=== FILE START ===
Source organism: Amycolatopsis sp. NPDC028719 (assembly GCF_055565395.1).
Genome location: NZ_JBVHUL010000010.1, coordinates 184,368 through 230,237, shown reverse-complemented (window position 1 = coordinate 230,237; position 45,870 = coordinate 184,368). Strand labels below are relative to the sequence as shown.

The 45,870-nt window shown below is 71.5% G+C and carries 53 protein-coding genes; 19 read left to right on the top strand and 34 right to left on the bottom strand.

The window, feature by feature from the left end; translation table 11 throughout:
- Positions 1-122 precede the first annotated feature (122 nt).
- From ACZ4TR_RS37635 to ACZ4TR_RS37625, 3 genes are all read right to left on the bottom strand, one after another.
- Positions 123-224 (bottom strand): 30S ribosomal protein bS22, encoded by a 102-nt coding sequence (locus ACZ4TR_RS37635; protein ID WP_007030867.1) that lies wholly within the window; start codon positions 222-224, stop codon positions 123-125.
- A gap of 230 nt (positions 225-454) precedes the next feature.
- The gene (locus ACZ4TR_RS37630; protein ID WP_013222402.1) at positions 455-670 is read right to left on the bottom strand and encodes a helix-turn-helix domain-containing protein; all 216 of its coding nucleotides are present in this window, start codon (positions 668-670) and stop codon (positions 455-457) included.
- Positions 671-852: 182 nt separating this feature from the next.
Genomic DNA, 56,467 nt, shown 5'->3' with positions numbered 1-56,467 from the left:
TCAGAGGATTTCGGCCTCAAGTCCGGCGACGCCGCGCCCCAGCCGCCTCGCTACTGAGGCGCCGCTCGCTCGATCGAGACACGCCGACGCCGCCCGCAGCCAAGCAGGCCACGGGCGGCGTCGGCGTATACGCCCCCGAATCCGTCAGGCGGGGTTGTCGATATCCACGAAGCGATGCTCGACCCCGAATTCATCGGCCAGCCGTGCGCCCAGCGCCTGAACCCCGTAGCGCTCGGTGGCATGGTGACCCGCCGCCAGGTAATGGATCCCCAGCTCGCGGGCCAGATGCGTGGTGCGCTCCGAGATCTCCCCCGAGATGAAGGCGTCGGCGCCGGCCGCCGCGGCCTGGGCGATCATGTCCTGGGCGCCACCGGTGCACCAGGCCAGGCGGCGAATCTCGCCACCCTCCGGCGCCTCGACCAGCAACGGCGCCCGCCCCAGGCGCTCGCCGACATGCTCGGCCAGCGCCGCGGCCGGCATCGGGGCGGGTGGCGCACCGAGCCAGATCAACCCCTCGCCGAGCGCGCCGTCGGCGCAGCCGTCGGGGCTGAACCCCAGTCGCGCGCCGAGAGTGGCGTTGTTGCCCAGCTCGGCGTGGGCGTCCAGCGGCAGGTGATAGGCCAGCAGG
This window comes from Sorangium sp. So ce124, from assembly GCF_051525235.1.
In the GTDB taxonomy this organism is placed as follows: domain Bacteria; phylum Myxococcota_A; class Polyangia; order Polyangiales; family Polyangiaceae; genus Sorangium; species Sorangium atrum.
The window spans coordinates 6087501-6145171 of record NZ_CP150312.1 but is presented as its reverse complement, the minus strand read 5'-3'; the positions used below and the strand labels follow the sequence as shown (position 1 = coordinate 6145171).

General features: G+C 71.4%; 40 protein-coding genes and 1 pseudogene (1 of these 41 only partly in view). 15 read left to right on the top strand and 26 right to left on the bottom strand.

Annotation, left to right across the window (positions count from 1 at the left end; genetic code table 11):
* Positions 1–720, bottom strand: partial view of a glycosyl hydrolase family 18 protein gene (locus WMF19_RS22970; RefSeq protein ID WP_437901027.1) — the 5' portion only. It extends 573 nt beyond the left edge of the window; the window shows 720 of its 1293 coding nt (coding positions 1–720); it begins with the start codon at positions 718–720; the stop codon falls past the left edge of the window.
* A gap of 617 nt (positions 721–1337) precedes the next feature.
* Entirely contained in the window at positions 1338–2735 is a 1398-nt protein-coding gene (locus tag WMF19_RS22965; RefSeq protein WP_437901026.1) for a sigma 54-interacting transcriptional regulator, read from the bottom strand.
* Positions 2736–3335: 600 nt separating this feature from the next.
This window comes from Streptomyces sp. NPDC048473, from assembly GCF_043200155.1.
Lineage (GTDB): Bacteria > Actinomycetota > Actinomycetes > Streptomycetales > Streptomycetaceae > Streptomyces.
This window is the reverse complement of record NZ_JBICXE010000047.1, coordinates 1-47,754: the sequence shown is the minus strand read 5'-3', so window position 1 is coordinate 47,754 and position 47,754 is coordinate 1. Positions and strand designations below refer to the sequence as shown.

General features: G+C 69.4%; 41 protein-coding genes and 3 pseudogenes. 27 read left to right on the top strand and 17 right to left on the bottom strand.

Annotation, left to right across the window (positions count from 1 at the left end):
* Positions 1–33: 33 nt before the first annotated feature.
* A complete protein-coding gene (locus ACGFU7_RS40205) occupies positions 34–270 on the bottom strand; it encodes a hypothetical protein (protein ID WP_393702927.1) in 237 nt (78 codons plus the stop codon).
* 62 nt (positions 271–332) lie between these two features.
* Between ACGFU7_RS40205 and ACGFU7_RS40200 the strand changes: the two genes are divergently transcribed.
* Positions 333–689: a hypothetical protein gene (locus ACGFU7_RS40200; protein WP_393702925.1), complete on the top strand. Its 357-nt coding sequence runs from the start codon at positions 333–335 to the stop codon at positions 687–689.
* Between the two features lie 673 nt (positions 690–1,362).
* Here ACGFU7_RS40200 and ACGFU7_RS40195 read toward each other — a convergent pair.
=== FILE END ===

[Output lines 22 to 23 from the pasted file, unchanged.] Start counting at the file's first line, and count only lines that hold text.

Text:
This window comes from Streptomyces sp. NPDC048473, from assembly GCF_043200155.1.
Lineage (GTDB): Bacteria > Actinomycetota > Actinomycetes > Streptomycetales > Streptomycetaceae > Streptomyces.